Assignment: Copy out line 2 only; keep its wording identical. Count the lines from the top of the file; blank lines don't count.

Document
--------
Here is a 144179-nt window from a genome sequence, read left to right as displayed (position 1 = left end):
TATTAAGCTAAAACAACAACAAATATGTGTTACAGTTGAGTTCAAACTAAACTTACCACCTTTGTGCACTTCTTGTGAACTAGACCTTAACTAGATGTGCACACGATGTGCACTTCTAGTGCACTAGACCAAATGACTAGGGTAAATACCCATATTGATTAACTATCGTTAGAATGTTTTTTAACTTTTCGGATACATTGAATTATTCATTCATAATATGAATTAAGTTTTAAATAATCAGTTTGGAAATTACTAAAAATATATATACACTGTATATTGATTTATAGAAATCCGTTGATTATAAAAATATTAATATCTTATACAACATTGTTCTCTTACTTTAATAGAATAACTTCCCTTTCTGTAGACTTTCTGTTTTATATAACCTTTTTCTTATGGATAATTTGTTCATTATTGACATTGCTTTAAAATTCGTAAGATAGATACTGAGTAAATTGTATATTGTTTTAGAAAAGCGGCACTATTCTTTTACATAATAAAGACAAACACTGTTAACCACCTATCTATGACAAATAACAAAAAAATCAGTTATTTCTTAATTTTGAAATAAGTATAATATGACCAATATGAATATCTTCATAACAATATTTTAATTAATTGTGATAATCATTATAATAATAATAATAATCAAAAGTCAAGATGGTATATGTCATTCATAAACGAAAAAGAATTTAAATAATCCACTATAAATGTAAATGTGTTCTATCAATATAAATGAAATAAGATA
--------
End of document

TATTAAGCTAAAACAACAACAAATATGTGTTACAGTTGAGTTCAAACTAAACTTACCACCTTTGTGCACTTCTTGTGAACTAGACCTTAACTAGATGTGCACACGATGTGCACTTCTAGTGCACTAGACCAAATGACTAGGGTAAATACCCATATTGATTAACTATCGTTAGAATGTTTTTTAACTTTTCGGATACATTGAATTATTCATTCATAATATGAATTAAGTTTTAAATAATCAGTTTGGAAATTACTAAAAATATATATACACTGTATATTGATTTATAGAAATCCGTTGATTATAAAAATATTAATATCTTATACAACATTGTTCTCTTACTTTAATAGAATAACTTCCCTTTCTGTAGACTTTCTGTTTTATATAACCTTTTTCTTATGGATAATTTGTTCATTATTGACATTGCTTTAAAATTCGTAAGATAGATACTGAGTAAATTGTATATTGTTTTAGAAAAGCGGCACTATTCTTTTACATAATAAAGACAAACACTGTTAACCACCTATCTATGACAAATAACAAAAAAATCAGTTATTTCTTAATTTTGAAATAAGTATAATATGACCAATATGAATATCTTCATAACAATATTTTAATTAATTGTGATAATCATTATAATAATAATAATAATCAAAAGTCAAGATGGTATATGTCATTCATAAACGAAAAAGAATTTAAATAATCCACTATAAATGTAAATGTGTTCTATCAATATAAATGAAATAAGATA